A further aspect of the present invention is a pump multiplexer for combining a first optical signal from a pump light source with a second optical signal from a transmission waveguide into a common optical waveguide comprising a first input waveguide and a second input waveguide each having an end optically coupled to respective ones of the pump light source and the transmission waveguide, a birefringent material disposed so that the ends of the first and second input waveguides confront a first face of the birefringent material, and an output waveguide optically coupled to the common optical waveguide and confronting a second face of the birefringent material, wherein at least one of the first input waveguide, the second input waveguide, or the output waveguide have a generally spherical lens formed on the end thereof.
Additional features and advantages of the invention will be set forth in the detailed description which follows, and in part will be readily apparent to those skilled in the art from that description or recognized by practicing the invention as described herein, including the detailed description which follows, the claims, as well as the appended drawings.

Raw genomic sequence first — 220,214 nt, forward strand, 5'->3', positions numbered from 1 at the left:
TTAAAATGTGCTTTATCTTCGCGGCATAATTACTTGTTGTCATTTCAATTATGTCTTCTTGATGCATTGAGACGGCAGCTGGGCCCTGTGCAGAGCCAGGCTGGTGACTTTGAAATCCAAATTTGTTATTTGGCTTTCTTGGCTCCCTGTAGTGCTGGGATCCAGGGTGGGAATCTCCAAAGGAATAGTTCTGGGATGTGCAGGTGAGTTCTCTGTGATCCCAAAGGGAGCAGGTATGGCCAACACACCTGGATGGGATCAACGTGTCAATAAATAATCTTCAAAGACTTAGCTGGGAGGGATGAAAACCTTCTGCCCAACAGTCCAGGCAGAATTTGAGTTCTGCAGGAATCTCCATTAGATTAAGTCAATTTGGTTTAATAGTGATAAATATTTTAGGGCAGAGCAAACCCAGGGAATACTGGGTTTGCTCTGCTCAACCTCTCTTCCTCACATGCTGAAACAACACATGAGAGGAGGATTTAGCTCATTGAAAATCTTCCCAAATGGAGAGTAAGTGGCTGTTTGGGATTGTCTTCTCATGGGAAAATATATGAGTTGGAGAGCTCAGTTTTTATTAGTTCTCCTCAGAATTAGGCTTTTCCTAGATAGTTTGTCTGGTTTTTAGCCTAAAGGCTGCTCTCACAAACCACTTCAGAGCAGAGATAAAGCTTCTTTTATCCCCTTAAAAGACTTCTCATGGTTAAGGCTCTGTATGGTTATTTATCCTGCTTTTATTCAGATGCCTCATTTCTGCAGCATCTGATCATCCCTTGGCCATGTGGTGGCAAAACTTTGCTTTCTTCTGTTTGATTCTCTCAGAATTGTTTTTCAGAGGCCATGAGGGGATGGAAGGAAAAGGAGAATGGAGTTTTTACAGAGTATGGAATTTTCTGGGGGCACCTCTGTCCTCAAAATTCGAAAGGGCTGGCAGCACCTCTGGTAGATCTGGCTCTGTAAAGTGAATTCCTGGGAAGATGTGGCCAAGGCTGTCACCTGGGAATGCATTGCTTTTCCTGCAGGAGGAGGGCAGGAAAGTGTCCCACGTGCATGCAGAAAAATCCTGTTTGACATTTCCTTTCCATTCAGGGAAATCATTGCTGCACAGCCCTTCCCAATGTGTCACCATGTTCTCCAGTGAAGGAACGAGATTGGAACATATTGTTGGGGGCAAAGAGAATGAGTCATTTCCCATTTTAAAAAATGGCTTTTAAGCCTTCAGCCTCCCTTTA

It is to be understood that both the foregoing general description and the following detailed description are merely exemplary of the invention, and are intended to provide an overview or framework for understanding the nature and character of the invention as it is claimed. The accompanying drawings are included to provide a further understanding of the invention, and are incorporated in and constitute a part of this specification. The drawings illustrate various embodiments of the invention, and together with the description serve to explain the principles and operation of the invention.
Reference will now be made in detail to the present preferred embodiments of the invention, examples of which are illustrated in the accompanying drawings. Wherever possible, the same reference numbers will be used throughout the drawings to refer to the same or like parts. An exemplary embodiment of the optical waveguide lens of the present invention is shown in
In accordance with the invention, referring to
For example, in
The tapered end 38 of the lens blank 34 is then positioned proximate to the arc fusion splicer elements 36 as shown in